Robo-call scandal and Conservative bills: Parliament Hill live blog
10:30 a.m. PST:
NDP is firing a series of salvos against the Senate on the floor of the House of Commons, calling for reform of the unelected Upper House (a long-standing policy of the party). No discussion of the robo-call scandal yet (the governing party sets the Commons agenda, so we'll have to wait until Question Period in half-an-hour. Neat to see so many very young parliamentarians cutting their political teeth on the floor.
9:30 a.m. PST:
Found my way through a snow-storm and labyrinthine hallways of the centre block of Parliament, finally finding the "Hotroom" - a large workroom for media. There are photos from eons past of all the journalists reporting from the Hill. Nearby is a writer for the Hill Times, a very strong paper reporting exclusively on Parliament Hill and producing strong journalism over the years.
Behind me, Postmedia's reporter seems to be on a hot trail with the electoral reform scandal, pretty exciting to see behind the scenes as journalists chase leads and scoops. As I posted my second article on the scandal - crunching the numbers on the Conservative's closest scandal-linked victories - the number of ridings affected rose to 36, then 38, as soon as I hit publish!
7 a.m. PST:
Members of the Liberal opposition in Senate raised criticism that the bill's mandatory minimums remove all power of judges to consider complicated factors in criminal cases. Senator Joan Fraser (Liberal) repeatedly proposed amendments, arguing that the bill further criminalizes people with mental health issues and fails to address the causes of crime or prison problems.
All motions were, predictably, voted down with a chorus of vigourous "NO"s (reminded me, strangely, of a herd of lowing cattle). I expected to be in some kind of public gallery. But in fact, there were only a few dozen voices at the table, and I was ushered to a seat within arms reach of the closest Senator. Whoa.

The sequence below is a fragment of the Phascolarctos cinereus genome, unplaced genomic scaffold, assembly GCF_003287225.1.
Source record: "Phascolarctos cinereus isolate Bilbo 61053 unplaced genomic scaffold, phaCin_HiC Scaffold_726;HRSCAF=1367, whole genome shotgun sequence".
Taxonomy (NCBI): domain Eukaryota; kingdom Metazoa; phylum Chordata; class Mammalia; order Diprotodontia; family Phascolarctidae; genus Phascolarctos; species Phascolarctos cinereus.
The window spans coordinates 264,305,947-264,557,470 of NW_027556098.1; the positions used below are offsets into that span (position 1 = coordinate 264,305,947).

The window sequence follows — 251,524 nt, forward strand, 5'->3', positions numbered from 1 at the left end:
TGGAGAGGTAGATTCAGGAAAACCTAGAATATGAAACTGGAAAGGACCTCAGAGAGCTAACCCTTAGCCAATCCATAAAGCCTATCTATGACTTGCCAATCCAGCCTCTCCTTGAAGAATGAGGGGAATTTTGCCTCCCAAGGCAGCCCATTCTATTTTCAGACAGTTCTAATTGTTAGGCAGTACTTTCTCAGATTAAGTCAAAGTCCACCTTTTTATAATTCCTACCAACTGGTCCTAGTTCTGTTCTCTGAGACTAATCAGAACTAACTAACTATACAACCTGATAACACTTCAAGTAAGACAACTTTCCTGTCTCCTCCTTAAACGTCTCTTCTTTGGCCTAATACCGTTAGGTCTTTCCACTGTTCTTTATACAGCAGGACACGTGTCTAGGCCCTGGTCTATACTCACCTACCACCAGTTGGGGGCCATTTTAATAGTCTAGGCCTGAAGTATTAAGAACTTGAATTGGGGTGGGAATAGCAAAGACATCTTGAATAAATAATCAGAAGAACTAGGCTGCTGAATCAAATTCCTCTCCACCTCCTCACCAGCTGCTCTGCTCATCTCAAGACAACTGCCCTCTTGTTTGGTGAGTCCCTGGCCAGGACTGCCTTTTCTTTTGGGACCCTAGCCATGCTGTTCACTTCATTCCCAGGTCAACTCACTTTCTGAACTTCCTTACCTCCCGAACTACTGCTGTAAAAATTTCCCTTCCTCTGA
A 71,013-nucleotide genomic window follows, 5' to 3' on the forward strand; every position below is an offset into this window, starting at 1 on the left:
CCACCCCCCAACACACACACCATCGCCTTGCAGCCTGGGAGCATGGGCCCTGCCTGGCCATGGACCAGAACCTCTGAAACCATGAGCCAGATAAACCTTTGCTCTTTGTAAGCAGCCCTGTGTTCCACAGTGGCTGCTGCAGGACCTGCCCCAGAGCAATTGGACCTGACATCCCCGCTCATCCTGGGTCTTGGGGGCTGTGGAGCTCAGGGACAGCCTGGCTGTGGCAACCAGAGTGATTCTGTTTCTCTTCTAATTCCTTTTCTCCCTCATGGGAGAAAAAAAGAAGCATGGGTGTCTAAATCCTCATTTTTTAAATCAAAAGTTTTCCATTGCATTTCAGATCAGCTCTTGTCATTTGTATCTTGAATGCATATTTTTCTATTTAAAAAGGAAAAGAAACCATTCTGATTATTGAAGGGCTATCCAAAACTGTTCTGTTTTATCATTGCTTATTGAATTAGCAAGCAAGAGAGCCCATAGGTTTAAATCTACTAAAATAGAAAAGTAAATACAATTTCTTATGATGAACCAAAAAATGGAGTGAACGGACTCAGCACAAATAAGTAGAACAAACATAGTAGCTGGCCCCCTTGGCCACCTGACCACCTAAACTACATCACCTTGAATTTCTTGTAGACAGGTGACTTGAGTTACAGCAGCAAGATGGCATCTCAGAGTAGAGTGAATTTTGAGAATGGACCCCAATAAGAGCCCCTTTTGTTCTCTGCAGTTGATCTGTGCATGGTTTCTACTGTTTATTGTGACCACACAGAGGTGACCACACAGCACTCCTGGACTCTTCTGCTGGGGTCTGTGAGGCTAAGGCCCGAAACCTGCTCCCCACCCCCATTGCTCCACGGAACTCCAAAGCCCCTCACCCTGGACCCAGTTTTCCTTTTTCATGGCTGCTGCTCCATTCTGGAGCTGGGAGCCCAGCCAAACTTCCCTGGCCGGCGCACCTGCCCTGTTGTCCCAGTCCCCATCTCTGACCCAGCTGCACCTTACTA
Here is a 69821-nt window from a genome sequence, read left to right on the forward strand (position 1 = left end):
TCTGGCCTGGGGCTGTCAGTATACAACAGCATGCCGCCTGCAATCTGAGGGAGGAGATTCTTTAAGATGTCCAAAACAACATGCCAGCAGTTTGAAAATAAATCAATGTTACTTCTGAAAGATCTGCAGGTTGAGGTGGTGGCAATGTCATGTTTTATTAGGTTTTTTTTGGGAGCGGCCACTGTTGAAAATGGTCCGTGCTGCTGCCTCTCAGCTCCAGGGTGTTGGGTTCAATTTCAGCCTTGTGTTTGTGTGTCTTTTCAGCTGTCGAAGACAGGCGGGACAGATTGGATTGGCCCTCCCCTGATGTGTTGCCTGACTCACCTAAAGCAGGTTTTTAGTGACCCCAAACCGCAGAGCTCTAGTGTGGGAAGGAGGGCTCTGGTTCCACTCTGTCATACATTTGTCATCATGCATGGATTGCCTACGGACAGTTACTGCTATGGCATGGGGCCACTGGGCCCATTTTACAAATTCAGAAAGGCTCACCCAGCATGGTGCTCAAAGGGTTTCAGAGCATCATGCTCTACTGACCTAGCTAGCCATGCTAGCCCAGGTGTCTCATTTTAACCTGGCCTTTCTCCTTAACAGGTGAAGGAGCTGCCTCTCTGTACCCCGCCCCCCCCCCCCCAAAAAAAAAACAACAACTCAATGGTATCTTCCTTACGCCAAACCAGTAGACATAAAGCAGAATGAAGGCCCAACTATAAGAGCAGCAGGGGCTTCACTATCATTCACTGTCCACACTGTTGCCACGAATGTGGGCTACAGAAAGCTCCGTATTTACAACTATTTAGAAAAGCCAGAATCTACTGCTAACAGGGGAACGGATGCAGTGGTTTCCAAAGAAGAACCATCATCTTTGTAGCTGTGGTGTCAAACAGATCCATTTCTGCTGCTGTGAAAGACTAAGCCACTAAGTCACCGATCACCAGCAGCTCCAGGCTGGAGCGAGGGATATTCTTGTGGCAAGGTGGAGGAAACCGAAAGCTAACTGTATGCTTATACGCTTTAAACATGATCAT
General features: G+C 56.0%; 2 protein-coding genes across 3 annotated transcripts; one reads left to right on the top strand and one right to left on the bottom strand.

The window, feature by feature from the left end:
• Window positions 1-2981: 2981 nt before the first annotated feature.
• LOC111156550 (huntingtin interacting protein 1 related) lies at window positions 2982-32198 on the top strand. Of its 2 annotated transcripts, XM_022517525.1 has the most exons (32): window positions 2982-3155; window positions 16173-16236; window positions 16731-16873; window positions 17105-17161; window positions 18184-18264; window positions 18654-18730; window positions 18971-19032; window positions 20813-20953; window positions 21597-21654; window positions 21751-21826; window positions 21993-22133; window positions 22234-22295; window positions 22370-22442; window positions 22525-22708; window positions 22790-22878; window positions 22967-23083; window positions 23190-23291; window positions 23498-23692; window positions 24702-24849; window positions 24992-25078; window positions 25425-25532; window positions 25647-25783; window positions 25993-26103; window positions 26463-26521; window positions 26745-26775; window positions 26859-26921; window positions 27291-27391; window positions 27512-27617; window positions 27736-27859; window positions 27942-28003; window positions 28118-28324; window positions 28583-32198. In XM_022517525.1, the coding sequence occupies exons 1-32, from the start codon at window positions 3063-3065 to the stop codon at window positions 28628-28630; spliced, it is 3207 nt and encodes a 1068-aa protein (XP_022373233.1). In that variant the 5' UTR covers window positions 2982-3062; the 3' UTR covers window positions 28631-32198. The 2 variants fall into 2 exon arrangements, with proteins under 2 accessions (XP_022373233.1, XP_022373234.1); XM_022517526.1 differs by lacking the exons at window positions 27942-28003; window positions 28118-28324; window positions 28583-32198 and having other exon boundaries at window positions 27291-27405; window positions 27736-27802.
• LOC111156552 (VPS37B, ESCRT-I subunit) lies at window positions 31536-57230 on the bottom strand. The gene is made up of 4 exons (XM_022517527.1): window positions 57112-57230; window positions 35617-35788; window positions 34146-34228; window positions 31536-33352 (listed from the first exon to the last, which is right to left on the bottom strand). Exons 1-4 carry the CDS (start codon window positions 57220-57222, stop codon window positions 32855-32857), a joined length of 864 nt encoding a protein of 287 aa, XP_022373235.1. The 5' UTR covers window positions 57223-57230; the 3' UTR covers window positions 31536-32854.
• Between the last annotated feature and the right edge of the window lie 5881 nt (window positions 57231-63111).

I spoke to Senator Fraser during a break. She repeated her case against mandatory minimums - and said that, as frustrating as it is to have all amendments voted down by the Conservative majority, it is still vital to have dissenting criticism put on record. Ultimately, she told me, the point is to force the government to explain and rationalize their sprawling omnibus bill.
Photo by David P. Ball
6:30 a.m. PST:
Got press pass - and bantered with the press staff about what's coming up today and the excitement for Question Period, when opposition parties will get to question government on the scandal. Thanks to Rabble.ca's progressive parliamentary reporter, Karl Nerenberg, for vouching for me to get in. We chatted this morning about the significance of the robo-call scandal - out of a long line of scandals in Canada's history, this one's about democracy itself.
5:30 a.m. PST:
Heading into Ottawa to get the low-down on what Parliament Hill is like under the Conservatives. The visit was planned long in advance of the so-called RoboGate scandal (or 'Robo-Con' as other outlets have named it). First stop, the Parliamentary Press Gallery to get accredited with a press pass. It's blue and on a metal chain - and gets me access to committee meetings, a press work room (the "Hotroom"), and past security.